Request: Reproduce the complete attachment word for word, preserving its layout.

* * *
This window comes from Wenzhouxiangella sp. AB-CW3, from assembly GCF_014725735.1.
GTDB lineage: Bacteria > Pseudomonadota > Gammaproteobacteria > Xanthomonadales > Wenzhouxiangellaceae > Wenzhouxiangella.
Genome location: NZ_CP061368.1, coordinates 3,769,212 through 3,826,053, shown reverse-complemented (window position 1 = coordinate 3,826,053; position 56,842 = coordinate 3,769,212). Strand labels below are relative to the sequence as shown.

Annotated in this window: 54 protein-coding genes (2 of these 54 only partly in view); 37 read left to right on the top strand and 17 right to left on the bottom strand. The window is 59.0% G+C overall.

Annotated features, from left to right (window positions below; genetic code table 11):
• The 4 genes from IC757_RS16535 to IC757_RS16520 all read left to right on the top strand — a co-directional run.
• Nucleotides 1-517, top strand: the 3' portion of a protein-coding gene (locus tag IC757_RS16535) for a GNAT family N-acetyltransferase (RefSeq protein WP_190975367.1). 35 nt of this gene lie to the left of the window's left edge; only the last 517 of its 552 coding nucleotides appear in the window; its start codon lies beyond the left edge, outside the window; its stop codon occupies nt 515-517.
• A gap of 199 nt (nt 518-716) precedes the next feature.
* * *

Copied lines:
This window comes from Wenzhouxiangella sp. AB-CW3, from assembly GCF_014725735.1.
GTDB lineage: Bacteria > Pseudomonadota > Gammaproteobacteria > Xanthomonadales > Wenzhouxiangellaceae > Wenzhouxiangella.
Genome location: NZ_CP061368.1, coordinates 3,769,212 through 3,826,053, shown reverse-complemented (window position 1 = coordinate 3,826,053; position 56,842 = coordinate 3,769,212). Strand labels below are relative to the sequence as shown.

Annotated in this window: 54 protein-coding genes (2 of these 54 only partly in view); 37 read left to right on the top strand and 17 right to left on the bottom strand. The window is 59.0% G+C overall.

Annotated features, from left to right (window positions below; genetic code table 11):
• The 4 genes from IC757_RS16535 to IC757_RS16520 all read left to right on the top strand — a co-directional run.
• Nucleotides 1-517, top strand: the 3' portion of a protein-coding gene (locus tag IC757_RS16535) for a GNAT family N-acetyltransferase (RefSeq protein WP_190975367.1). 35 nt of this gene lie to the left of the window's left edge; only the last 517 of its 552 coding nucleotides appear in the window; its start codon lies beyond the left edge, outside the window; its stop codon occupies nt 515-517.
• A gap of 199 nt (nt 518-716) precedes the next feature.